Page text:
In order for an Azure AD app to support the OAuth2 Implicit Flow, you need to manually set it as by default apps don’t support it. Do this by downloading the app’s manifest from the Azure Management Portal & changing the property
true. Then upload the updated manifest to the same app.
Want to get some real detail? Check out Vittorio’s blog for some great documentation:
Enough already… show me the code! You can grab this sample form my sp-o365-rest repo, specifically look at the sample adal-cors-client. I’m only focusing on the Angular implementation here in this post, but know that Angular is not required… it’s just how I’m doing it.
First you need to inject the ADAL Angular module into your app:
Then you need to initialize the ADAL provider. This involves telling the provider a few things such as:
- ID of the Azure AD tenant the app is tied to
- ID of the app in Azure AD (aka: client ID)
- collection of endpoints (aka: resources) that you are going to call… these are the endpoints that the HTTP interceptor will watch for calls to and when it finds them, add the required bearer token to the HTTP request
Once configured, when creating your routes, tell the ADAL provider which routes should require that you’re logged in using the boolean property
That’s it! When a user tries to navigate to a protected route, ADAL kicks in. It takes them to the Azure AD Authorization Endpoint to login, grant the app permission to their data (if this is the first time they are using the app) and obtain an OpenID Connect id_token (you can read more about this in my blog post Azure AD, OAuth2 & OpenID Connect). Then when necessary, it obtains an access token whenever it needs one for the requested resource.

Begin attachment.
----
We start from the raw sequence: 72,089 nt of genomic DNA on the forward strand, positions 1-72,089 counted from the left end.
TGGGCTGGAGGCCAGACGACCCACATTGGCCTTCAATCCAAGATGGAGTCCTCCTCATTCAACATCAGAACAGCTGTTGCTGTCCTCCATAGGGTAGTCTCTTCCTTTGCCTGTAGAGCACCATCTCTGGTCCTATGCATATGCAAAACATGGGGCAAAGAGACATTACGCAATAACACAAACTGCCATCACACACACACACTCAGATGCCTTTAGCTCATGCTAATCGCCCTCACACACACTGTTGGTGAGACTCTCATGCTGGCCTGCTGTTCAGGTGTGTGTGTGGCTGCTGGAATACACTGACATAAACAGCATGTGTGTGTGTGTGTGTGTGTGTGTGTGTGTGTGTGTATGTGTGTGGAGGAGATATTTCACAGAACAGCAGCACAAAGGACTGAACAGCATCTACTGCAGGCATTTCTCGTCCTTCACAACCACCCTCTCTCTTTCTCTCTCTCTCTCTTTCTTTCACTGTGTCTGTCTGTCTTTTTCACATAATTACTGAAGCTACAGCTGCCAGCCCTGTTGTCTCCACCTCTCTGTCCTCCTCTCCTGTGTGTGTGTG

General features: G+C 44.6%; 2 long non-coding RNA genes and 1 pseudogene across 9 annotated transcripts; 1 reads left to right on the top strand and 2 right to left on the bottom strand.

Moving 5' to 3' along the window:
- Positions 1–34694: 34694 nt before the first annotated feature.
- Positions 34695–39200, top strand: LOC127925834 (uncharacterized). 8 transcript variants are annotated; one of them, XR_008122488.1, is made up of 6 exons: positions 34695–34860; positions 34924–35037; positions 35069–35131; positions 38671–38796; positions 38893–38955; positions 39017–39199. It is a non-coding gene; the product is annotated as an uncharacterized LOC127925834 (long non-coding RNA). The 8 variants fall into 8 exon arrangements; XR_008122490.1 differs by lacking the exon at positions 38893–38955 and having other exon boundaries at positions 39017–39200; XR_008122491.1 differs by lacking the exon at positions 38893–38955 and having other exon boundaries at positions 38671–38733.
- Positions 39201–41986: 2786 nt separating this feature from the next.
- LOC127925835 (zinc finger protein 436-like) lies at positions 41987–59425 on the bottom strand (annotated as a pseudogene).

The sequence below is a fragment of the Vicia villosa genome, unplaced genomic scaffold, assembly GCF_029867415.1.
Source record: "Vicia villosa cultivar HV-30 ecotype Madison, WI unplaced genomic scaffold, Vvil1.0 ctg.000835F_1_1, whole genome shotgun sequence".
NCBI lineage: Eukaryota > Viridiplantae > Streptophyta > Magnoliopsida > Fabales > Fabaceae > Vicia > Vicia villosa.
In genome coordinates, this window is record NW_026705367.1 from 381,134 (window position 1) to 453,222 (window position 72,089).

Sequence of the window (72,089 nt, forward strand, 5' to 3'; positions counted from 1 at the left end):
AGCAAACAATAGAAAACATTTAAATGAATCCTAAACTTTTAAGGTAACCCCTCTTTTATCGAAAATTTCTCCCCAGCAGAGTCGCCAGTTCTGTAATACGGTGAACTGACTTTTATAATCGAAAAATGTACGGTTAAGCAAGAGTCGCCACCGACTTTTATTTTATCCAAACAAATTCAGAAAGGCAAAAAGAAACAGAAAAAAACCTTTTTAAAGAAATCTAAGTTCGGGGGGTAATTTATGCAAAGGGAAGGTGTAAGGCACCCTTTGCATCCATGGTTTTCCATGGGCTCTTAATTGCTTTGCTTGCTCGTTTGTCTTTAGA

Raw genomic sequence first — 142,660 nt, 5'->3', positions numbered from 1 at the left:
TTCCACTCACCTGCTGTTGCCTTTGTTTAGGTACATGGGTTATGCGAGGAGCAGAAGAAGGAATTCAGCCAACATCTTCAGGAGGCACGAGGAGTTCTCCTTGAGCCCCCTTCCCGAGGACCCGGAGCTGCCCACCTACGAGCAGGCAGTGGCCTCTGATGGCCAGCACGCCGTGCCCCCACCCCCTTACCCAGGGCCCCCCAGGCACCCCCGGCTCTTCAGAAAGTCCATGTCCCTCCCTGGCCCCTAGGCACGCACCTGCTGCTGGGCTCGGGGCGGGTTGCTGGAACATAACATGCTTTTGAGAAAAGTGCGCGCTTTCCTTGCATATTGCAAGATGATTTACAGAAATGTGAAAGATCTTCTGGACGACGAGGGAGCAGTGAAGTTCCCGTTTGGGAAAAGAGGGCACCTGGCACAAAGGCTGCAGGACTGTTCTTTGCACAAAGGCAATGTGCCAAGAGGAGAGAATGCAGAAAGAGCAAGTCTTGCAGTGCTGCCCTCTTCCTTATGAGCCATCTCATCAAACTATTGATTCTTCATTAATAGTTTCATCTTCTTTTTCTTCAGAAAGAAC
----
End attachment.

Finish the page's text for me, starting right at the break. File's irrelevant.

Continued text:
Again, today there is only support for SharePoint Online’s REST API & the Office 365 Files API, but support for the other endpoints are coming soon. Now the best part of this is there is nothing you have to do to take advantage of this… we’ve just been waiting for the service endpoints to support it. Want proof?
Well this simple call to the SharePoint REST API has nothing special in it… it’s a standard call to the REST API:
Now look at what happened on the network. As you can see from the picture below, notice how there was first an HTTP OPTIONS request. The endpoint responded with all the verbs is supports as well as the URLs that are permitted (in this case, all URLs are allowed as indicated by the Access-Control-Allow-Origin response header value:
Then the browser issues another request to the same endpoint as the first response told the browser “yes, I support CORS for specific HTTP requests & the URL you are coming from is allowed… thanks for checking so I’ll now whitelist your domain for a while” and the browser says “ah I see that the service supports CORS for my domain and for the HTTP request I want to make so I can issue it now.” Then it issues the HTTP GET we originally requested with nothing fancy in the request:
This is very cool and thanks to the OAuth2 implicit flow in Azure AD as well as the new ADAL JS libraries, we can make killer SPAs that have zero server side deployment requirements!
Check out all the official Azure AD samples at on GitHub: https://github.com/azureadsamples. Also check out these specific samples:
Mat Velloso form the Azure AD team has posted a bunch of great samples that you should check out as well: